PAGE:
As expected, the Seattle Council approved a November ballot measure to renew its
Transportation Benefit District 9-0 and preserve existing Metro service. The real action was in the amendments. (The discussion begins at 1:11:00 in the video above).
The expiring measure included a 0.1% sales tax and $60 vehicle license fee. As the latter may not be legal due to I-976, there was debate about increasing the sales tax rate. Regrettably, the amendment to raise the rate to 0.2% lost 5-4. Morales, Sawant, Mosqueda, and Strauss voted for the higher rate.
However, a compromise measure for a 0.15% increase passed 8-1, with only Pedersen opposed.
An amendment to extend the measure to a 6-year package, expiring in April 2027, passed 5-4, with Morales, Sawant, Lewis, and Gonzalez opposed. Detractors focused on the imperfection of a city measure with regressive revenue tools, and sought to create a “sense of urgency” for something better. Proponents argued, correctly, that 2024 is the right time to try a county measure, and that a city measure expiring concurrently would provide no contigency for a county failure. Move Seattle also expires in 2024, creating more traffic on the ballot.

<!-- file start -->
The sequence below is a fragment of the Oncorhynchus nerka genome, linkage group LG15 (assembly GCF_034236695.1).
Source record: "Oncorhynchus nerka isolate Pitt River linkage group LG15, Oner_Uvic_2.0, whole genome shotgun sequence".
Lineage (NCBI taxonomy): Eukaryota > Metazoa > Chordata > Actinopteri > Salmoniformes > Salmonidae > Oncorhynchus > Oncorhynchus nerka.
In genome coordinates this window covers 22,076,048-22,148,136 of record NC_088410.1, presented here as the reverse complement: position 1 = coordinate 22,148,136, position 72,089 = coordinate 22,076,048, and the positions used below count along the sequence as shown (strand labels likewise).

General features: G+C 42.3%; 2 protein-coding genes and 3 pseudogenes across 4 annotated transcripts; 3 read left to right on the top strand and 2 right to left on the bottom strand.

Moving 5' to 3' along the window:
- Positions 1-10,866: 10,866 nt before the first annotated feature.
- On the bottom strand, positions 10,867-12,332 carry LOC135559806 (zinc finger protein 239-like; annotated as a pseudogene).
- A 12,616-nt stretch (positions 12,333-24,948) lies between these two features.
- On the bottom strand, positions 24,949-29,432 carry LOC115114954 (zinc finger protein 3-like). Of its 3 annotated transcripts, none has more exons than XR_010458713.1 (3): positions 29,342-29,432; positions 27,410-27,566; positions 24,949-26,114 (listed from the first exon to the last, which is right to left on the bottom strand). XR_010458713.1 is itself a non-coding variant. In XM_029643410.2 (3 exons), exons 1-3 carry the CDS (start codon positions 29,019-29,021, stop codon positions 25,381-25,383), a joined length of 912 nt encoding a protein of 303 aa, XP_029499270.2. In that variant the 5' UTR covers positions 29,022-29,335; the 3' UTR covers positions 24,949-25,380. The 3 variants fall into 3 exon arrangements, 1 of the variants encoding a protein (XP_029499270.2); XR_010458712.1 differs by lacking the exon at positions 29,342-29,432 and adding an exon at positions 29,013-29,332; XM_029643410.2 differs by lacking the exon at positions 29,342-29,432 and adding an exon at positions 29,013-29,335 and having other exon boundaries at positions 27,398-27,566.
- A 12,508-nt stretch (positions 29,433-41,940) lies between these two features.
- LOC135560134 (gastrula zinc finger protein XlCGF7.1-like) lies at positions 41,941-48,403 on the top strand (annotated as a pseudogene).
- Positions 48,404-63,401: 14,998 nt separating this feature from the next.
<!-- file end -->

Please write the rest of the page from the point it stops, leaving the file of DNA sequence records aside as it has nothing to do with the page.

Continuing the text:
There was maneuvering around the limits on various special accounts for West Seattle buses, free and reduced price ORCA, and the like. In the end, “essential workers” (in the pandemic sense) became eligible for ORCA subsidy.